Oil prices fell in Asia today as the Organisation of the Petroleum Exporting Countries (OPEC) prepared for a policy meeting in Vienna amid expectations the cartel will keep high output levels.
US benchmark West Texas Intermediate for delivery in January was down 20 cents at USD 41.65 and Brent crude for January was trading 14 cents lower at USD 44.30 a barrel at around 1000 IST.
Traders will be closely tuned in to Friday’s OPEC gathering for any decision on whether they will slash lofty output levels currently at more than 31 million barrels per day.
A decision to cut would ease a global crude supply glut that has weighed down prices for more than a year.
Most analysts expect OPEC to decide against a production cut because of the influence of Saudi Arabia and its Gulf partners Kuwait, Qatar and the United Arab Emirates which are focused on retaining market share.
A decision by OPEC in November last year to maintain high output levels accelerated the oil price plunge from peaks of more than USD 100 a barrel in mid-2014.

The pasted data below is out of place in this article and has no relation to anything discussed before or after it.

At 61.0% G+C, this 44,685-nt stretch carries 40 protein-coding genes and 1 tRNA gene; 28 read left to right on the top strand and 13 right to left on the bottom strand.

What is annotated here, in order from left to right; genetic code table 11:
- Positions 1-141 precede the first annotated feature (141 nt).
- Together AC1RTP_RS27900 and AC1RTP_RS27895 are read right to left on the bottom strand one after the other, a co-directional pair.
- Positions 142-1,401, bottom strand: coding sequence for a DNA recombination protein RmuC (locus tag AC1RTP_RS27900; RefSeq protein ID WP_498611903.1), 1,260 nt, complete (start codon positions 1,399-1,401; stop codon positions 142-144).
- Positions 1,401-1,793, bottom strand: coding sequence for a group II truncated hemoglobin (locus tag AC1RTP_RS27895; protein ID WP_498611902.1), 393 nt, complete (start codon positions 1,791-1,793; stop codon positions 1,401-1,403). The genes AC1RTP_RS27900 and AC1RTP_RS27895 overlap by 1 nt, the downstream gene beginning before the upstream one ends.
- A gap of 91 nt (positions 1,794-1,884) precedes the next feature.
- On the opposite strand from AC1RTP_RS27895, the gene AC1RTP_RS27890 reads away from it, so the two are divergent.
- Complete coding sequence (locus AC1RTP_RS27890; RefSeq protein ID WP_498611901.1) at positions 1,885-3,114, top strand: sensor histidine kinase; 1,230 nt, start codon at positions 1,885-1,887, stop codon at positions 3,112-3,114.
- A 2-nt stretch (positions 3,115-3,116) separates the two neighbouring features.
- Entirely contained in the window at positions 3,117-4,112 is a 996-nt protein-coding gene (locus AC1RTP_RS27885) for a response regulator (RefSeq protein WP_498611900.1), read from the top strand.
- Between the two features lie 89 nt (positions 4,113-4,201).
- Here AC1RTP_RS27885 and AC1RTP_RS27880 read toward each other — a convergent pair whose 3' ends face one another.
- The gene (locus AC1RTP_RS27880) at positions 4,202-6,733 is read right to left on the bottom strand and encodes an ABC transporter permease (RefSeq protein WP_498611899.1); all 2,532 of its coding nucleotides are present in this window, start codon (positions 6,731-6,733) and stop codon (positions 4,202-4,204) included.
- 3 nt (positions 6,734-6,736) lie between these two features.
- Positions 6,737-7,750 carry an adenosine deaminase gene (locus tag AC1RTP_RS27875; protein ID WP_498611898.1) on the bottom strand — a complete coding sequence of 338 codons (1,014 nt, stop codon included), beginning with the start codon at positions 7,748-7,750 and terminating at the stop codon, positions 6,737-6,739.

“Saudi Arabia and its close Gulf allies Kuwait, Qatar and the United Arab Emirates, account for more than half of OPEC’s output of 31.5 million barrels per day, and others in OPEC cannot force them to cut output,” IHS Energy said in a report.
“Without the Gulf group, there can be no effective OPEC agreement,” it said.
Iran is also expected to announce at the meeting its plans to increase its oil exports when crippling western sanctions are lifted under a landmark deal with major powers to curb Tehran’s nuclear programme.
Iran’s deputy foreign minister Abbas Araghchi said last week his country expects the deal to come into force in early January, when Tehran will have implemented its commitments.
“Indeed, Saudi Arabia is hardly likely to cut back its output to make space that its competitors in general and its arch-rival Iran in particular might be able to fill if and when sanctions are lifted,” IHS said.
The market is also watching a report on US commercial crude inventories to be released later today as a gauge for demand in the world’s top oil consumer.